Kerry Mackenzie, The University of Texas at Austin
As a Texas Civic Ambassador, I wanted to focus on promoting civic discourse in my community to promote respectful and impactful student advocacy. During my first year on the campus of the University of Texas at Austin, I witnessed instances where political tension between students escalated past the point of effectiveness, sometimes negatively impacting students’ well being. Almost always, the strained conditions and lack of communication underlying these instances went unidentified and undiscussed.
It has become my mission as a TCA to identify and communicate these concealed escalators, bringing them to our student community’s awareness. When we understand and feel interconnected to each other, we are more effective. I wanted to start this process in a community close to my heart: Student Government Assembly, a Legislative Student Organization charged with advocating for student needs through debating and passing legislation. Assembly meetings could get contentious and this concerned me because I saw it as distracting from our mission to help communicate the student experience to administrators. I conducted surveys and interviews to craft a cohesive report about the effectiveness of Assembly Representative debate. After presenting the report’s findings, I implemented structural changes, such as guided caucuses for discussion and Deliberative Dialogue during new representative training. The initiative will be passed down from Assembly to Assembly.
This project gave me a first hand look at the variety of experiences, especially the pressures, student advocates from across the political spectrum face at this university. Despite hearing from a large variety of outlooks on and approaches to student policy making, I found most representatives shared a fierce desire to help their communities, a willingness to collaborate with others, and investment in the well being of all representatives. According to most representatives, the root of escalated disagreement in the Assembly did not stem from a desire to hurt others but from a fundamental misunderstanding of others intentions as a result of lack of trust or dialogue. These findings instilled within me the importance of modeling frequent, respectful political conversation with a diverse array of people both in Assembly and in Texas. We are often taught to avoid talking about policy or politics, especially with those we do not know well, to avoid political conflict; but this practice is actually what causes such tension. I strongly believe we must normalize respectful political conversations, and I am glad Assembly has become a model of that for students at UT Austin.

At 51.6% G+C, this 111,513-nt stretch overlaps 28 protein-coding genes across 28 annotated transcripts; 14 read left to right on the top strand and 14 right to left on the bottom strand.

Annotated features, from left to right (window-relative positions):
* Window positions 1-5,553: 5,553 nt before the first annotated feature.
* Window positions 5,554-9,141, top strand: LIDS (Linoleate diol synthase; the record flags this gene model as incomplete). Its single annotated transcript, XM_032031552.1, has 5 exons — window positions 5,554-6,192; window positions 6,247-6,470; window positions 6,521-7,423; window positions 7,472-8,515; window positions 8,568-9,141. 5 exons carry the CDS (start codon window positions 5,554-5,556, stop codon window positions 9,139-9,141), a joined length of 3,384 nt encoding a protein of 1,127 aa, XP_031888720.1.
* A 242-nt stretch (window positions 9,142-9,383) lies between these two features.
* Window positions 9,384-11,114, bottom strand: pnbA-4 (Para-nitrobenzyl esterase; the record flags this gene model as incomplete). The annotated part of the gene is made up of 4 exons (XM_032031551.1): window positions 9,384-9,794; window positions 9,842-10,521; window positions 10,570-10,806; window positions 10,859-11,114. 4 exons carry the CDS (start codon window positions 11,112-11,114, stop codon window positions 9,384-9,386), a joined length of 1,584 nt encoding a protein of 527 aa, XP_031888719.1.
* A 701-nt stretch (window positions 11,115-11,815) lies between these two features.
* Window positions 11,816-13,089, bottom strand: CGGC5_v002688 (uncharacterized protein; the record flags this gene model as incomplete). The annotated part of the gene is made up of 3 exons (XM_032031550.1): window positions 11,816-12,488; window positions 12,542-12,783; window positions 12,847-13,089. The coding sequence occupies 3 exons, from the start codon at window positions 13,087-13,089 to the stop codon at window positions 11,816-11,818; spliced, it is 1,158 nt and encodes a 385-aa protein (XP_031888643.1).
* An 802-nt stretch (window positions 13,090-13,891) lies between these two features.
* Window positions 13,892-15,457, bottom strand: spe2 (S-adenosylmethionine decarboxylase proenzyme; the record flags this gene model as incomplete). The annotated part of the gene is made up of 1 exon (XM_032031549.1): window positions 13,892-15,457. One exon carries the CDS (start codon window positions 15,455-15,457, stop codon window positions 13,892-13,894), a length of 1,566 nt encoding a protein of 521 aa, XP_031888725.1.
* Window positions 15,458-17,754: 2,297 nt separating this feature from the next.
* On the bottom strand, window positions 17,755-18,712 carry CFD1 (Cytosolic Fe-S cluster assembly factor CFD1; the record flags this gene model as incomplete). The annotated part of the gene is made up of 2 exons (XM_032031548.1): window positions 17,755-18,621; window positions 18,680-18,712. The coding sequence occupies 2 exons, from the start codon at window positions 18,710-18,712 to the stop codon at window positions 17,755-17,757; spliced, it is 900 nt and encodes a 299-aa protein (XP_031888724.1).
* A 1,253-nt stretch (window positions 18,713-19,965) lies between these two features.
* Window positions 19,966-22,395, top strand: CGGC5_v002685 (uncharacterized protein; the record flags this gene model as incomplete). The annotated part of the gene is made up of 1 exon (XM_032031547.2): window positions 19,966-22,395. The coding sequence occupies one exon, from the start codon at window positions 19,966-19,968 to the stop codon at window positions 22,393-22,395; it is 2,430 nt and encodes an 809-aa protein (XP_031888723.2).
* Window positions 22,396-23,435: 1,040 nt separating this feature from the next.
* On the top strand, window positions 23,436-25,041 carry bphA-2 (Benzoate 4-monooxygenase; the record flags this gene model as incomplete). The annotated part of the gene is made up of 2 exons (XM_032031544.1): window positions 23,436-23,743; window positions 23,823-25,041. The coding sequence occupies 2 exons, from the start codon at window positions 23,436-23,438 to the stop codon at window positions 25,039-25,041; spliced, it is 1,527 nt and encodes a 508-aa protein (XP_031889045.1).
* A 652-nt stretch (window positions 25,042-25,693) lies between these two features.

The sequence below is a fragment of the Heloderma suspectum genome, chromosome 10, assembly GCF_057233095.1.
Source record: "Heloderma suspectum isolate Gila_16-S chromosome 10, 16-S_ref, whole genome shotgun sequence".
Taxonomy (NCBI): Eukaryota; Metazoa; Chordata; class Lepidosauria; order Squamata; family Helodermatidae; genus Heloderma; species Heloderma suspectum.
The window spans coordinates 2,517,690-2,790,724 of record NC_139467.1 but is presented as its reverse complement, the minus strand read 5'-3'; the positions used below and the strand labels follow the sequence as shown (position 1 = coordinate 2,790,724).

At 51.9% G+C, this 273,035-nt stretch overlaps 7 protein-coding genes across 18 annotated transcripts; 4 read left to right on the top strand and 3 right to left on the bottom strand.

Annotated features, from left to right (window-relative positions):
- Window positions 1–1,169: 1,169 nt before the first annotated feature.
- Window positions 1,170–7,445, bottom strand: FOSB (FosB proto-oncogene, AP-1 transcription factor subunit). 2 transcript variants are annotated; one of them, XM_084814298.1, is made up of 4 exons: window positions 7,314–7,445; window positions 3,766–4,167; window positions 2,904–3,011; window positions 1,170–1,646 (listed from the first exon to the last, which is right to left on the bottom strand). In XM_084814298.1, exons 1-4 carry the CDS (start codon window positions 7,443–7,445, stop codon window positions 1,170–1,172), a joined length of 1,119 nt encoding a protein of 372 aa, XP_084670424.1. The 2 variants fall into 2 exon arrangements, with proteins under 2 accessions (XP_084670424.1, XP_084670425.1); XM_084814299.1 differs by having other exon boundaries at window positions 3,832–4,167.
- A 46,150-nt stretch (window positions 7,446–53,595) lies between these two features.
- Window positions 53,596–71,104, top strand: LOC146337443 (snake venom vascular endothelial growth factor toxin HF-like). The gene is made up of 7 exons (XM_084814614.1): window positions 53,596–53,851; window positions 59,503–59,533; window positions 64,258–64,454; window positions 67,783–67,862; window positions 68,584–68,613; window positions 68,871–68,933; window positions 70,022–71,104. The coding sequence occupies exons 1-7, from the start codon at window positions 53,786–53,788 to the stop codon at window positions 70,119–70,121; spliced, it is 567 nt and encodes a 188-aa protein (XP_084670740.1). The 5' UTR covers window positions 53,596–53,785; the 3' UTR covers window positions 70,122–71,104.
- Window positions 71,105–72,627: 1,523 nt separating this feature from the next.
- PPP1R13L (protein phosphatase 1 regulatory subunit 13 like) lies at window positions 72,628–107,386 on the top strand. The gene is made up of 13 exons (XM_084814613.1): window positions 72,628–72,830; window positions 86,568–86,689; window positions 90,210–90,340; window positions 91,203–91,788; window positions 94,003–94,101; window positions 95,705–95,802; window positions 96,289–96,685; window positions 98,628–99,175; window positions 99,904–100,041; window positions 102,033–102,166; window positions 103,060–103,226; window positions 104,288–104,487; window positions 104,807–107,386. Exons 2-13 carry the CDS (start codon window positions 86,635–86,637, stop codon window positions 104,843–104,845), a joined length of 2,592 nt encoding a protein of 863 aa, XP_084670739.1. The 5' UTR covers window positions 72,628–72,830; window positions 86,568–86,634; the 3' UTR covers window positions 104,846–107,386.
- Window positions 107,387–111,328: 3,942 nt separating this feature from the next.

Although I had completed the majority of my project before the outbreak of COVID-19, the pandemic slowed the implementation of measures promoting civic discourse in Assembly, such as the Deliberative Dialogue training. These measures will be implemented at the beginning of the coming school year or when it is safe to meet in person again. Despite implementation setbacks, I developed new ways to promote virtual communication, such as Representative reports, informal reports of student’s progress on their initiatives.
In the future, I hope to expand these approaches to other campus organizations and spaces. Although my mission to normalize respectful, diverse political discussion started fittingly in my immediate communities, it should not end there. To that end, my advice of all students working to be community leaders is to be the person that starts the hard conversations in your community and connects groups who might not relate to each other. Meaningful student change begins with changing how we talk about the changes we want to see.